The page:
Next order of business was to walk downtown and look for a diner-type place I could kill time. This was a spur of the moment decision and not a good one because A) I didn't think to bring my laptop with me, and B) I kinda had to go to the bathroom. I did a quick walk towards what looked like downtown, although I don't know where I am in Beloit it could be just a downtown-like area, a few blocks of independent businesses. I didn't see a restaurant or any business that really caught my fancy (that was open) and the walking really moved me deep within my bowels (wink-wink) so I went back to my car, got my netbook, then went in search of a bathroom in the courthouse. YES, I GOT MY NETBOOK TO TAKE INTO THE BATHROOM. Geez, what am I supposed to do in there? Your clothes go into the bathroom with you too, you know. Don't judge me.

A few more Beloit courthouse fun facts: The basement bathroom stalls don't have latches. Not a big deal though, because a midget could sit in one of these stalls and his feet would stick out under the front door. Very Larry Craig (JOKE OF THE DAY!!!). Also, the toilets are household-issue tank style. I pulled out my netbook (DEAL WITH IT) and checked for wifi. When I was done I looked in the toilet tank for drugs or a gun. Nope, but there was a brick. No wifi, by the way.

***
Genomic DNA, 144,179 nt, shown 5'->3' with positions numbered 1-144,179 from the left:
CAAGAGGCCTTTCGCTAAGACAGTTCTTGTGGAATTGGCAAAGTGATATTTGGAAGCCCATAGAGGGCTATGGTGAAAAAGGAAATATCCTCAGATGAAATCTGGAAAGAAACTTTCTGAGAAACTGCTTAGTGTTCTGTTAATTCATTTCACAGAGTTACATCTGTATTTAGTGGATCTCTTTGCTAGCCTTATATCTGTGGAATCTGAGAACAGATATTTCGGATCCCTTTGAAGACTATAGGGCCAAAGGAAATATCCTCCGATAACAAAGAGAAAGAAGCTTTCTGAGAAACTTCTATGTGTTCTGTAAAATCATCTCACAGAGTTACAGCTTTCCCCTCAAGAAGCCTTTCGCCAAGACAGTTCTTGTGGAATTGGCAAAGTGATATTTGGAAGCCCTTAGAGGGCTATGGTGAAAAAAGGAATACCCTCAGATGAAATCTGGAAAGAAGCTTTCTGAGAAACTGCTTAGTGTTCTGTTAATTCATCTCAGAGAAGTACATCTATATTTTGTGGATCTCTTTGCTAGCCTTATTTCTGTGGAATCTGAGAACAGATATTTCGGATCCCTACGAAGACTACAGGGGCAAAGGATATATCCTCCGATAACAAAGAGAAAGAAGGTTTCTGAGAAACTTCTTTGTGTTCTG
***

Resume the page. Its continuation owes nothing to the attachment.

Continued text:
Earlier, I noticed a gas station half a block away from the courthouse. Done in the bathroom, I walked over there. As I walked up I noticed there were booths inside, which is what I was hoping for. Benches usually (sometimes) mean cooked food.

Yes, there was food. It was one of those weird do-it-all subs, burgers, pizza, salad places. I got a bacon cheeseburger combo. Burger, fries (buffalo seasoned, yum), and a 32 oz drink, for $5.15. The food was good, all cooked to order, and at 9am, too. The gas station's name is Ampride, and it does not have free wifi, the one downside to the whole affair.

So, the rest of my morning was spent sitting at this gas station and waiting for a call to go pick up my associate. Could be done by 11 at the earliest, in which case I'd get home by lunch time and have to go back to work : ( . My hope is that it takes until 3-4 in the afternoon, in which case my work day is practically over. Since there's no wifi, I can't post this from here, so I will know by then. ; ) .


Note: The winking were put there for my own amusement, I was planning on removing them before publication, but whatever. Also, had this article been written today, I would have taken pictures of the courthouse screen door, absolutely.

Oh, and I ended up leaving around 3-4pm. Whoo!